NFL teams will begin receiving in-game tracking data on every player in the league beginning this spring, according to Tom Pelissero of NFL.com.
Club have been seeing data on their own players since 2014, but access to other teams’ players had not yet been available. However, the NFL’s Compensation Committee recently agreed to a proposal allowing every team to collect data on every player, per Pelissero. Clubs will be sent information from the 2016-17 campaigns in mid-April, and will subsequently receive data on a weekly basis during the 2018 season.
Zebra Technologies collects tracking information through sensors placed in players’ shoulder pads, per Pelissero, who says one NFL analyst believes the data could have “massive scouting potential.” “More new metrics,” said the analyst. “Understanding if certain fields are slower or faster. Fatigue and injury prevention. Seeing which players are really explosive but maybe don’t make plays because the scheme is bad.”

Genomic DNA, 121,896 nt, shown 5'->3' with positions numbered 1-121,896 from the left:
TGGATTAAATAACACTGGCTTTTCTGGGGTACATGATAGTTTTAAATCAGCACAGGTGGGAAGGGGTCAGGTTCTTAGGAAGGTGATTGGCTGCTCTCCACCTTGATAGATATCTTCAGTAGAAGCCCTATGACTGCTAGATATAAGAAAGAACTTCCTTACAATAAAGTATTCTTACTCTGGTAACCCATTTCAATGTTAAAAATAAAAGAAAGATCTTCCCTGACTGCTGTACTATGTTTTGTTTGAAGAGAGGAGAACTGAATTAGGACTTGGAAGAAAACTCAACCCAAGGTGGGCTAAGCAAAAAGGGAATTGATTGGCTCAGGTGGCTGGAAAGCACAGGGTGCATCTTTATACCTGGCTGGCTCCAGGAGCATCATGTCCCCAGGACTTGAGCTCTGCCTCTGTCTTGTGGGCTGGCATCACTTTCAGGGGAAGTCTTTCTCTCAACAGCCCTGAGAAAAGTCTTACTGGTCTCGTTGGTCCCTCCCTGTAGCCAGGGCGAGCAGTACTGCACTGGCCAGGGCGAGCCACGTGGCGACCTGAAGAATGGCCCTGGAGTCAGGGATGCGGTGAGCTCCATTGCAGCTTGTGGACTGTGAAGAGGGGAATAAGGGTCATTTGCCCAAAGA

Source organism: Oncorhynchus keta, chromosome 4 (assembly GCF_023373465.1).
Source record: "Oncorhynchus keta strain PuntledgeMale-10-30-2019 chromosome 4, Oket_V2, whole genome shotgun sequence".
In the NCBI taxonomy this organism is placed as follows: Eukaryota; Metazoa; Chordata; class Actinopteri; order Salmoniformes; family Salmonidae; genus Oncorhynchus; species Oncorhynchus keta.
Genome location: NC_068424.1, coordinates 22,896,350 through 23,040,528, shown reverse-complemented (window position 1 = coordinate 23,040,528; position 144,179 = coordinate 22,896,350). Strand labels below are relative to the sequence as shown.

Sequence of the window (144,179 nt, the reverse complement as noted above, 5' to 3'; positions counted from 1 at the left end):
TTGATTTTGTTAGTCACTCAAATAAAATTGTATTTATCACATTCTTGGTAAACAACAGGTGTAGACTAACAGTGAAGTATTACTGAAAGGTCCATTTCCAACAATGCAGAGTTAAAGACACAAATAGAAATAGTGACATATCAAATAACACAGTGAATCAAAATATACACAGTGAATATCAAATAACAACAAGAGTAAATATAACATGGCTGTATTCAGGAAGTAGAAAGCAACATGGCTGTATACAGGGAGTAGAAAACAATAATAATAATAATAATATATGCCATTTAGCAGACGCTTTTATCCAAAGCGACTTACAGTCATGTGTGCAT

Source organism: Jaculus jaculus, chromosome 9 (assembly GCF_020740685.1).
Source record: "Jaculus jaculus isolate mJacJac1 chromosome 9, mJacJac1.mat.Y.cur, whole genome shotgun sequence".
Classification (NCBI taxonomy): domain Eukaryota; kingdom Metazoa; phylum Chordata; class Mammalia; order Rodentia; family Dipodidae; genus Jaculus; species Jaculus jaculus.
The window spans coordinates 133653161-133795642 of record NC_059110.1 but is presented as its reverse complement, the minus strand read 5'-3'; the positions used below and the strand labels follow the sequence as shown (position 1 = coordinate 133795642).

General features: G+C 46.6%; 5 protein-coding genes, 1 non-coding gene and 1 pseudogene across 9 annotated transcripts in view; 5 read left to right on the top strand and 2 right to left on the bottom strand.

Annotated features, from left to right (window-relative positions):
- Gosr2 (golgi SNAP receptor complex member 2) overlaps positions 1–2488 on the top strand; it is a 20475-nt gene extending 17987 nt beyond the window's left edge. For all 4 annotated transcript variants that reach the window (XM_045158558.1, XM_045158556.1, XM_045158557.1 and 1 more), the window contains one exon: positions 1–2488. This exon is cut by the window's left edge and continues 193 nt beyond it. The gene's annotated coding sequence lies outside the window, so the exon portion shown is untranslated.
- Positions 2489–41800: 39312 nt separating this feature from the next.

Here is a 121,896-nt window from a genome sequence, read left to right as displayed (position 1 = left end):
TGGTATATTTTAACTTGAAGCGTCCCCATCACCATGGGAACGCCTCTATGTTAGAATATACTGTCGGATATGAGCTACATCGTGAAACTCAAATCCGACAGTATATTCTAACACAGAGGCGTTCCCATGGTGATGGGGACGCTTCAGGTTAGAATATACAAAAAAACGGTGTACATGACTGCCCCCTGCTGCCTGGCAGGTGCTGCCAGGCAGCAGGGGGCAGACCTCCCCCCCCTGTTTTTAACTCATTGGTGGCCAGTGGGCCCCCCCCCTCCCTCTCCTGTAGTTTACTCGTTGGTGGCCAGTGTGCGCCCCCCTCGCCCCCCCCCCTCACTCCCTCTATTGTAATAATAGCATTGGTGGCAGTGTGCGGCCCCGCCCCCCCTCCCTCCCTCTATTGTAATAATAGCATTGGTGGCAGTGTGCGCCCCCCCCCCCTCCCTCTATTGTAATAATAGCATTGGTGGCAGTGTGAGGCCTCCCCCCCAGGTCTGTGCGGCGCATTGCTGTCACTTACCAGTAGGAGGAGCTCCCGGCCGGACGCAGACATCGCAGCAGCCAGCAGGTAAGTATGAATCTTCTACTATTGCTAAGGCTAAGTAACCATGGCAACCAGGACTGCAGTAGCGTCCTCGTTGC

As Pelissero notes, some clubs have placed an increased importance on studying tracking data and hiring analysts to further delve into the information. Those teams will presumably have a leg up when the data is released on a league-wide scale, while clubs that haven’t invested in analytics have registered concern over the program. In 2016, for example, Kevin Clark of the Ringer discussed the activities of Zebra Technologies, and Panthers head coach Ron Rivera didn’t sound amenable to increasing data being made available.
“I want to get beat on the field. I don’t want to get beat because someone used a tool or technology — that is not coaching at that point,” Rivera said. “I work all week, I’m preparing and kicking your ass. All of the sudden you see a piece of live video and you figure out, ‘Oh crap, that’s what he’s doing.’ And how fair is that?”
Photo courtesy of USA Today Sports Images.